I have just returned home from a 30-day round-the-world journey that took me to 3 countries (Japan, Italy and the UK). It will take me a little time to digest the experiences and share more insights, tenkara how-to’s, videos and photographs with you.
But there was one photo that jumped at me the other day and I wanted to share it with you.
During this trip I tried many tenkara flies which were given to me by friends I made along the way. I used most flies given to me, even if they were not the “one fly” that I normally tie. After all they were in my box and because they were there, if the catching slowed down I had to experiment. Interestingly, not a single time did changing flies started producing more fish. I did catch fish on at least 3 other flies (one dry, a bead head nymph and a very small nymph), but switching back to my usual fly produced fish too and I can honestly say I didn’t notice any difference.
I realized a big part of my confidence and reliance on “one fly” stems from having left the others behind, and the biggest reason I like the idea of one fly is so I don’t have to think much about what I’ll be using, nor spend a lot of time working on flies or second-guessing my fly choice.
Regardless, in the last 30 days I have caught 8 different species/types of trout (Amago, Yamame, Yamato Iwana, Nikko Iwana, rainbow, leopard trout, Mediterranean brown trout, and brown trout), in addition to grayling, 2 types of minnows and a chub. I caught each one of these species on the Ishigaki Kebari. I caught these fish, with that fly, in shallow water and in deep waters. I fished with it in slow and super clear spring creeks, in steep tumbling mountain streams, in large rivers, in dark tea-colored waters, in notoriously difficult tailwaters, and in clear water for spooky fish. I also fished in hot and humid days, bright and dry days and in torrential rains.
Why did I do it? It was not a mission to catch as many fish species on “one fly”, it really was not that at all. I just did it because that’s the fly I had most of in my box and over the last few years I have gained a great degree of confidence that it works in a variety of waters and for a variety of fish. The greatest thing about it for me is freedom. This approach allowed me to travel to 3 countries with the same small fly box, without once having to go online to see what would be hatching in the waters. As I often say the one fly approach in the most difficult concept in tenkara for people to embrace, but I also find it to be the most liberating concept from this wonderful method.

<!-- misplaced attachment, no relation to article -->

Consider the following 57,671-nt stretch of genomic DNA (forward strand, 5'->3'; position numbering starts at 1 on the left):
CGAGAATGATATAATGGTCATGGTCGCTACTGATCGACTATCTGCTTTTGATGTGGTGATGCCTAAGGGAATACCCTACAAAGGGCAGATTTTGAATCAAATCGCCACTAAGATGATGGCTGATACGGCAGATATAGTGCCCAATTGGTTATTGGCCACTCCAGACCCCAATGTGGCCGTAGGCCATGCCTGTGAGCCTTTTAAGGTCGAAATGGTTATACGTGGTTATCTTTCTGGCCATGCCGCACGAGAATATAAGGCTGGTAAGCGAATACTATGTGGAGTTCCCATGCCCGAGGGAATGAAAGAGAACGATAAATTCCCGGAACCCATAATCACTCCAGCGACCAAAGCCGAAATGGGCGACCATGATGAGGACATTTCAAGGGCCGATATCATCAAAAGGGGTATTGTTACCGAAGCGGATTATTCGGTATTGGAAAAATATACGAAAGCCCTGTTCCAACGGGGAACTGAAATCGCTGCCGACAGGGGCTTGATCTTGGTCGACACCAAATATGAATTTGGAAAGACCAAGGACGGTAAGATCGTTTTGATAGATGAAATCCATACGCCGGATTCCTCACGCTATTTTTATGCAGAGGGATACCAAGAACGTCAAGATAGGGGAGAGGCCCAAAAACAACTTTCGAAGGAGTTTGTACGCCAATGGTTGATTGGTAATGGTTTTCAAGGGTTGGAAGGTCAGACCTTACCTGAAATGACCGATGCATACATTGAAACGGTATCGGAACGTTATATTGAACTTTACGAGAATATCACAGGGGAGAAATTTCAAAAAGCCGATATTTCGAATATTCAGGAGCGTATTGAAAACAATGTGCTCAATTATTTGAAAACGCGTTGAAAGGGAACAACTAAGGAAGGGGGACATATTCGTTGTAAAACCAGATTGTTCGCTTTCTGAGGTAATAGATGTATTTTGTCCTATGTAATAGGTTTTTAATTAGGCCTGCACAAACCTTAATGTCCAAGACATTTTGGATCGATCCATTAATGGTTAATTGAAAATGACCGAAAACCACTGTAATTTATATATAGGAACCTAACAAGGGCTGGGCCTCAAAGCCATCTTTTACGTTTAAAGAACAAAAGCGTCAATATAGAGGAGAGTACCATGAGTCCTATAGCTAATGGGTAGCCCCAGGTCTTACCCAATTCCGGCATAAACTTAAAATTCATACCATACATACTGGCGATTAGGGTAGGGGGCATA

That is a great picture. I’ve also found the Ishigaki Kebari to be my favorite fly, and the one I use for about 75% of my fishing. I only have 2 colors, the one TUSA sells, and a black/tan one tied by John from Tenkara guides, and they both catch every type of fish I’ve caught on tenkara-bluegill, crappie, bass, rainbow, browns, whitefish, brookies, cutthroat, a few other fish I couldn’t ID, several types of trees and bushes, my hat, my wife’s Iwana…just to name a few, haha. Awesome fly!
Great report Daniel. It was a real pleasure to host you for the UK part of your journey.
The Ishigaki kebari is quickly becoming my favourite fly!
I also have become free of fly types. I have caught 9 species from the same fly. All in America of course but in different regions all in the same month. I think letting go and tuning in t the technique is simply the key.
Peace and Tenkara,
I continually becaome intrigued by the one fly moethod, but find my most difficulty challenge is getting the fly down far when it can be key. I would love to see a video of various presentation methods!
Welcome back Daniel
I have been fishing a one fly pattern in different colors , a Ishigaki
Kebari fior the past 2 years. Ialso enjoy the feedom of only one
pattern to tie. I have caught 7 different species using the same pattern fly……..I love it!!
In general, I do not follow the “one fly” philosophy. I still have less than 6 months of Tenkara (and fly fishing in general) under my belt, so I find myself still in that phase of experimentation to see what I like. I also really enjoy tying flies. It brings a whole new level of joy to fishing and gives me something to do when I can’t get on the water. This I am also very new at, so I am still trying out different patterns, seeing what I like, and trying different materials to increase my skill and experience.
However… once I get out on the water I would definitely say that I follow the “one fly” philosophy. At the start of the day, if I don’t already have a fly hooked onto a line from last time, i’ll open my fly box and pick something for the day (depending on water type, if I have a new pattern I want to try or really just how I feel). Once I start fishing, I stick with my guns. I never want to waste time changing flies, because in my mind that is precious time that I could spend catching a fish.
Outstanding Daniel. Welcome home.
Great lesson! Such a simple and unpretencious way of enjoying ones nature. I still keep fishing more with Tenkara (just my Ayu, traditional line and one Ishigaki Kebari. That’s all. A happy angler.) than when I fish in the traditional Western style fly fishing. I’m actually trying to even introduce more elements of Tenkara into Western fly fishing and not the other way around.
While I don’t fish the Ishigaki Kebari as much as I should, I have also had some very memorable days with it. My past two trips out, a black body/grizzly hackle has performed really well. I did try a bead head version also and did very well with it in front of a dam I fish. One thing I have found is that I do well with about 6 turns of Whiting hackle that is only as wide as the hook gap for my kebari. The hackle didn’t mat together which looks very different in the water.